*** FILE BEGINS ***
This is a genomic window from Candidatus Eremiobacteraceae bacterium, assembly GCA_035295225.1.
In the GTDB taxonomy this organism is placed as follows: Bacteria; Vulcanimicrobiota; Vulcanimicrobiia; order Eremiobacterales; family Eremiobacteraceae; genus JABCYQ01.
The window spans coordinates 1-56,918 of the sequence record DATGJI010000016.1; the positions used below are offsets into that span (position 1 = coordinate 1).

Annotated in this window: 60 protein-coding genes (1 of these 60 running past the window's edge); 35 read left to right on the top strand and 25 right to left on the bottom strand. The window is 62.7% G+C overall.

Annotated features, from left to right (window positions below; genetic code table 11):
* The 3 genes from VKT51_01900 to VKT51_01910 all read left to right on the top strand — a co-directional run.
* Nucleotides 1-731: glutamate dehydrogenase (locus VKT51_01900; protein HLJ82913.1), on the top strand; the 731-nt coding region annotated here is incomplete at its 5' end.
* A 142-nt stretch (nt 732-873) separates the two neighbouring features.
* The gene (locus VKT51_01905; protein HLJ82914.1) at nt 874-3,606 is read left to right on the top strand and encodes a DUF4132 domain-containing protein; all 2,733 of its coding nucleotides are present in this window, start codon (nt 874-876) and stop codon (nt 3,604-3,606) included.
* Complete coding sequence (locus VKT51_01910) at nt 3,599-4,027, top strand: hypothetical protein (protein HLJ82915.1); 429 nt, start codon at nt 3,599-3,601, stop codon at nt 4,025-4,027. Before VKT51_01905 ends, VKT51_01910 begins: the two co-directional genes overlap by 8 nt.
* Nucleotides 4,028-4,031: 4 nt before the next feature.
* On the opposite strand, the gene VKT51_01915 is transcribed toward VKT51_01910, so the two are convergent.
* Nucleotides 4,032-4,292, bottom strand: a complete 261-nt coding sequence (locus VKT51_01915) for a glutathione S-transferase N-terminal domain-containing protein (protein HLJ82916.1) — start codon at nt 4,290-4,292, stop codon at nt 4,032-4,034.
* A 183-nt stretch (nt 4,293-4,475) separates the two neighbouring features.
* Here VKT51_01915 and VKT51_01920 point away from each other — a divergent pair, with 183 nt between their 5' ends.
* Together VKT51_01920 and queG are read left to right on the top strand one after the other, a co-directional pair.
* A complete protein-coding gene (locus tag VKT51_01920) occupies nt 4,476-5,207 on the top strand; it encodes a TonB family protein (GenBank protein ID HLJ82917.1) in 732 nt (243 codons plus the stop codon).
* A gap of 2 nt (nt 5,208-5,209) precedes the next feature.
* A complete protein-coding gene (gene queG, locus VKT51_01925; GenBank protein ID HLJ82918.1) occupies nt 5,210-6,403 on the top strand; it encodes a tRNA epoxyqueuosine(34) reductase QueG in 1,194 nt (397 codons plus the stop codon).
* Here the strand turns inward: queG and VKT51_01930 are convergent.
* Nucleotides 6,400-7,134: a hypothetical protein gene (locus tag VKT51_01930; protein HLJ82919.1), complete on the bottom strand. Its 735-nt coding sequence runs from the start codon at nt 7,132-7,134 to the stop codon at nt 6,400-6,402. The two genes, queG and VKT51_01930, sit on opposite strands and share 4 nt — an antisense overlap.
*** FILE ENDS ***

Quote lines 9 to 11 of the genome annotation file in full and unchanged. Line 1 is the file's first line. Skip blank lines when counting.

* The gene (locus VKT51_01905; protein HLJ82914.1) at nt 874-3,606 is read left to right on the top strand and encodes a DUF4132 domain-containing protein; all 2,733 of its coding nucleotides are present in this window, start codon (nt 874-876) and stop codon (nt 3,604-3,606) included.
* Complete coding sequence (locus VKT51_01910) at nt 3,599-4,027, top strand: hypothetical protein (protein HLJ82915.1); 429 nt, start codon at nt 3,599-3,601, stop codon at nt 4,025-4,027. Before VKT51_01905 ends, VKT51_01910 begins: the two co-directional genes overlap by 8 nt.
* Nucleotides 4,028-4,031: 4 nt before the next feature.